(From a homily given on Good Friday, at St. Paul Cathedral, Pittsburgh, PA. Painting detail: Crucifixion, by Eric Armusik. It is found at parish of St. Sebastian, Akron, OH).

Peter’s shout-out to Jesus

tissotThen Peter said to Jesus in reply, 
“Rabbi, it is good that we are here!
Let us make three tents: 
one for you, one for Moses, and one for Elijah.”
He hardly knew what to say, they were so terrified.  (Mark 9:5-6)

The Transfiguration of the Lord (depicted above by James Tissot) is one of the most mysterious moments in the public life of Jesus. We contemplate it during this second Sunday of Lent. Why exactly the Lord Jesus chose this occasion and way to appear in glory to the three privileged Apostles, Peter, James, and John is hard to know. Christian tradition holds that it was to strengthen them in moments of doubt after Jesus’ death.

I love this scene because it shows Peter in a positive leadership role. Although he is afraid of the vision they are experiencing on the mountain top: Jesus transfigured, accompanied by Moses and Elijah back from the dead, he still interprets the event in an optimistic overtone. The exclamation, “Rabbi, it is good that we are here!” allows Peter and the others to try to get their thoughts together, to spiritually regroup in the light of the mystery of the awesome scene. Peter had witnessed many overwhelming appearances of the Lord, such as the walking on water and the calming of the storms, and in a likewise manner, is now led by the Lord to this spot and this vision; thus Peter’s trust in Jesus momentarily overcomes his fear. This reveals something essential about Peter: he is fundamentally motivated by love and confidence.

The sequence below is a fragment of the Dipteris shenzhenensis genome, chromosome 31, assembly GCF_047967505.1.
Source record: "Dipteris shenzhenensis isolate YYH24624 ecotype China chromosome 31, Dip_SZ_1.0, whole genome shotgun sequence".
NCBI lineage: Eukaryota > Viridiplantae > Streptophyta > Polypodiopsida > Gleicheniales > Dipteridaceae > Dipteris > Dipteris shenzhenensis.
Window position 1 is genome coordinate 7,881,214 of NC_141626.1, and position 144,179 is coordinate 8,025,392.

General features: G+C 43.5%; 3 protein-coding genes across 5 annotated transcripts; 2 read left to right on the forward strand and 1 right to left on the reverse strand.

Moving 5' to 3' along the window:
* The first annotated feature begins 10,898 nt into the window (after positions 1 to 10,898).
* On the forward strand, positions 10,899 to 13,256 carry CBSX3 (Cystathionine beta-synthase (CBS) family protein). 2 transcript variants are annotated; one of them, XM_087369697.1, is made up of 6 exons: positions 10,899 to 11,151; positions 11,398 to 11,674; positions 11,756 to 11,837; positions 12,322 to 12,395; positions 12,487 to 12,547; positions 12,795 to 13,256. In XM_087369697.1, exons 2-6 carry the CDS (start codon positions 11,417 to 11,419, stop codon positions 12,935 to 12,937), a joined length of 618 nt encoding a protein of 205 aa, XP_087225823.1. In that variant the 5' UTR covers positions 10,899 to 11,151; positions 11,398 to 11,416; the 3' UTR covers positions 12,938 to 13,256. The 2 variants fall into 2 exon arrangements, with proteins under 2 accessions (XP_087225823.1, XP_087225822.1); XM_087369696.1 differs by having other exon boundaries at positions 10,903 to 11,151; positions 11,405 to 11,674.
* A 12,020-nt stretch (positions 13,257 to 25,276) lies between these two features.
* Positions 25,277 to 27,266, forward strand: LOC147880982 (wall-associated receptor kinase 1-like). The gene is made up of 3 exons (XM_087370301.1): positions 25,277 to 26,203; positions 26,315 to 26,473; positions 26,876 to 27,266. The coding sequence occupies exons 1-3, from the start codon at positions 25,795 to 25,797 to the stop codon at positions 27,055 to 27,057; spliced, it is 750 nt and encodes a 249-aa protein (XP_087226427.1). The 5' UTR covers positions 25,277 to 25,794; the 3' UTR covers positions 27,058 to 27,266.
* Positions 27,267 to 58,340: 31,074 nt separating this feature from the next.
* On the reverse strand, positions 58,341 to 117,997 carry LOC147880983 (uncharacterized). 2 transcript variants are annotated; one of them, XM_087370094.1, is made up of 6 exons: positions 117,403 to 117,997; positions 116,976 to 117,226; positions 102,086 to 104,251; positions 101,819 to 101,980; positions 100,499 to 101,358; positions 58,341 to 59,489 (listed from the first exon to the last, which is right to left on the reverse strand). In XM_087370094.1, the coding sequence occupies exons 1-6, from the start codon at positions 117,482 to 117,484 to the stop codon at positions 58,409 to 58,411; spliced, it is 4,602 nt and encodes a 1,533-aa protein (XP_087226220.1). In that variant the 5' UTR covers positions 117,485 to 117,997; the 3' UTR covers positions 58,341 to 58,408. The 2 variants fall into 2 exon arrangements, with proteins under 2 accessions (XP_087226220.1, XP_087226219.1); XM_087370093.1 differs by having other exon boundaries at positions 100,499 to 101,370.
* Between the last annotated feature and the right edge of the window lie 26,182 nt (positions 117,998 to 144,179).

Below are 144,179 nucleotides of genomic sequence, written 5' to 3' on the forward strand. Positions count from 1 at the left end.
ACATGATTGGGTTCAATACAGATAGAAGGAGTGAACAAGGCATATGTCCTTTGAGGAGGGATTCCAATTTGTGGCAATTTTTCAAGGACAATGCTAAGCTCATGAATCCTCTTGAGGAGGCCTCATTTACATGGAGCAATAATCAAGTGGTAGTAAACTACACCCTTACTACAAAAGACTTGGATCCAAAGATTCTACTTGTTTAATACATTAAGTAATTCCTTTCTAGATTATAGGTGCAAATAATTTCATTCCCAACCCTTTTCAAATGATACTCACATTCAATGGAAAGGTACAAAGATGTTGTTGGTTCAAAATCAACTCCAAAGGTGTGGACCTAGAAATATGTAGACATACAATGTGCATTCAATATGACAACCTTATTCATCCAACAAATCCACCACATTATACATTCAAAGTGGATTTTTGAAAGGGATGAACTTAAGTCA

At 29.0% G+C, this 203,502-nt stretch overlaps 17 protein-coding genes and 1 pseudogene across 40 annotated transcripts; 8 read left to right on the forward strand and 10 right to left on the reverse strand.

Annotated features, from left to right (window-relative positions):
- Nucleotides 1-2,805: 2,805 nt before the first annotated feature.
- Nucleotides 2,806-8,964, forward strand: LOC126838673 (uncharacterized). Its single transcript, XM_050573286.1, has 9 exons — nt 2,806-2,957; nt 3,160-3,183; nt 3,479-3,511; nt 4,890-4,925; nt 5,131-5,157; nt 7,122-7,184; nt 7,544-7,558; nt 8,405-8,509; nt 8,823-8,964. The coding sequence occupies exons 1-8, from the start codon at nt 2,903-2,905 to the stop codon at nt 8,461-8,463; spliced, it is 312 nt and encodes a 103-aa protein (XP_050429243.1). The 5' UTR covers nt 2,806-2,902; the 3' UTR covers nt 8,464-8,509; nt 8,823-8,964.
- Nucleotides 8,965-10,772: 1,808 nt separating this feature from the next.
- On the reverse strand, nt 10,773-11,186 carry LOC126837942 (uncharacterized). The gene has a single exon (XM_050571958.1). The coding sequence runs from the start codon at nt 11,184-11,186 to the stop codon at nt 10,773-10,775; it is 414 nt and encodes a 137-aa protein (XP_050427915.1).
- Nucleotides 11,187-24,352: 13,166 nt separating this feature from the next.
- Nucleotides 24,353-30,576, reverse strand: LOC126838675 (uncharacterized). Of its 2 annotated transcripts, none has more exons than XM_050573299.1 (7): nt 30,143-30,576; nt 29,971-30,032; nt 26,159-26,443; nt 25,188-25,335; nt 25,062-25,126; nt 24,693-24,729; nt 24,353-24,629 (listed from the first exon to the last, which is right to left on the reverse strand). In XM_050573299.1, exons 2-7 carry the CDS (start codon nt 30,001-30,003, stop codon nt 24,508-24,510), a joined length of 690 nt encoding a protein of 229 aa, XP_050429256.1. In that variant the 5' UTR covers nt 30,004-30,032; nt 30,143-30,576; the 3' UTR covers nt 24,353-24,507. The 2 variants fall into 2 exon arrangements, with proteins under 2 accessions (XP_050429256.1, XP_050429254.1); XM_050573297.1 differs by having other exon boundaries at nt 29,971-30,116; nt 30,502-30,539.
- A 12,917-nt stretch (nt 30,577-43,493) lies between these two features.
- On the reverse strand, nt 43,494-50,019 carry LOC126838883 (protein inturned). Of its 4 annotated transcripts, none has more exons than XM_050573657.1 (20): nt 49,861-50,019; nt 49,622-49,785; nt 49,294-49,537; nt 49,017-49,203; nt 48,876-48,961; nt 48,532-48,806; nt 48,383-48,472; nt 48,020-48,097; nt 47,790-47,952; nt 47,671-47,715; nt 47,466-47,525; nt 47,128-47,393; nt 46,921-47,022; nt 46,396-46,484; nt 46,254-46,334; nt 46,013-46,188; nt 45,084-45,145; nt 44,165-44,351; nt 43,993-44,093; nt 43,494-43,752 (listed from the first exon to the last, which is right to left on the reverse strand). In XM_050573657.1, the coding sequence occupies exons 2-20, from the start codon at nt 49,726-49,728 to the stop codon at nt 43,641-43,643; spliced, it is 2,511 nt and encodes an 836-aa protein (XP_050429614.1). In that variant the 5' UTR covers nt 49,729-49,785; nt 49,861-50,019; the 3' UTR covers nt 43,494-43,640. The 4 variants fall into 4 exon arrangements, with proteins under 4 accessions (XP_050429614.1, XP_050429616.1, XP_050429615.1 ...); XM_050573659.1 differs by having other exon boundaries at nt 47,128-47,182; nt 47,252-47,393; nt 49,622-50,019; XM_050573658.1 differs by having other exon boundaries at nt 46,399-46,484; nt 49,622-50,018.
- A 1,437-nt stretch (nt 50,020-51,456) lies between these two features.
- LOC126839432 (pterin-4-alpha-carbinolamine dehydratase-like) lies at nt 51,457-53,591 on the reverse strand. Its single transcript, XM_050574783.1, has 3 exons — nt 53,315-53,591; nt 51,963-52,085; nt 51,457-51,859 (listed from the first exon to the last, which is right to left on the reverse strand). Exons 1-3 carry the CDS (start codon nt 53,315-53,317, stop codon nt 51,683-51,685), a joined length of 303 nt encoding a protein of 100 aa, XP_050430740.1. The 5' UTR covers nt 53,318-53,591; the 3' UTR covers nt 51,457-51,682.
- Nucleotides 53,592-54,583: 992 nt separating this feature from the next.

Similarly for us, this week in Lent is a good opportunity for us to regroup and commit to a strong and continuous trust in Jesus. At times we might experience the fear of the responsibilities before us, like our health, finances, and holiness, or family and professional demands. Likewise, we might fear the requirements of our faith and the need for a true conversion. May Peter’s shout-out to the Transfigured Lord be an example of the trust-filled spontaneity and optimism that should mark our interior (and exterior) life.

2018: Begin again, win again